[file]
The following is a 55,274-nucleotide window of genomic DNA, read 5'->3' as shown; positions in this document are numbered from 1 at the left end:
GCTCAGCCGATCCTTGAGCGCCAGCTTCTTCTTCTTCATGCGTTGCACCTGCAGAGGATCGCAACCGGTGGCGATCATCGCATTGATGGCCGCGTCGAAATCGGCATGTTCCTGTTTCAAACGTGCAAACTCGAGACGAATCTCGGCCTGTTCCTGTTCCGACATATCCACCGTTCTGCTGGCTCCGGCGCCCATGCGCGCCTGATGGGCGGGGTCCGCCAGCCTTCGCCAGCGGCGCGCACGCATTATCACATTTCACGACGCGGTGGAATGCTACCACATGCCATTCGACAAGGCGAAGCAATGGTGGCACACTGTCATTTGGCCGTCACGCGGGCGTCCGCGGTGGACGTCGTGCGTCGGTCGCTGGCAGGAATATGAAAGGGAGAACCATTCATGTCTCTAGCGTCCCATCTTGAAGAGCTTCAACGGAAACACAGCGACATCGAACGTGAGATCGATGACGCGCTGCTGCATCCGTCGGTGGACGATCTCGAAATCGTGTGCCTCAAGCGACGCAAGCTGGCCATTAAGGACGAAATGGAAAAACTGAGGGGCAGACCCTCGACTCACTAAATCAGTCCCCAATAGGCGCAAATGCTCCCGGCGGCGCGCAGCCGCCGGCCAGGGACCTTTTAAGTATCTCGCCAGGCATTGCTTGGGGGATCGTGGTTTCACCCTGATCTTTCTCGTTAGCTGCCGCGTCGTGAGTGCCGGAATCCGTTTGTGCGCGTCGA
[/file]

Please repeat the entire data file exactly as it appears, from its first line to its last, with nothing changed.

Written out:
The following is a 55,274-nucleotide window of genomic DNA, read 5'->3' as shown; positions in this document are numbered from 1 at the left end:
GCTCAGCCGATCCTTGAGCGCCAGCTTCTTCTTCTTCATGCGTTGCACCTGCAGAGGATCGCAACCGGTGGCGATCATCGCATTGATGGCCGCGTCGAAATCGGCATGTTCCTGTTTCAAACGTGCAAACTCGAGACGAATCTCGGCCTGTTCCTGTTCCGACATATCCACCGTTCTGCTGGCTCCGGCGCCCATGCGCGCCTGATGGGCGGGGTCCGCCAGCCTTCGCCAGCGGCGCGCACGCATTATCACATTTCACGACGCGGTGGAATGCTACCACATGCCATTCGACAAGGCGAAGCAATGGTGGCACACTGTCATTTGGCCGTCACGCGGGCGTCCGCGGTGGACGTCGTGCGTCGGTCGCTGGCAGGAATATGAAAGGGAGAACCATTCATGTCTCTAGCGTCCCATCTTGAAGAGCTTCAACGGAAACACAGCGACATCGAACGTGAGATCGATGACGCGCTGCTGCATCCGTCGGTGGACGATCTCGAAATCGTGTGCCTCAAGCGACGCAAGCTGGCCATTAAGGACGAAATGGAAAAACTGAGGGGCAGACCCTCGACTCACTAAATCAGTCCCCAATAGGCGCAAATGCTCCCGGCGGCGCGCAGCCGCCGGCCAGGGACCTTTTAAGTATCTCGCCAGGCATTGCTTGGGGGATCGTGGTTTCACCCTGATCTTTCTCGTTAGCTGCCGCGTCGTGAGTGCCGGAATCCGTTTGTGCGCGTCGA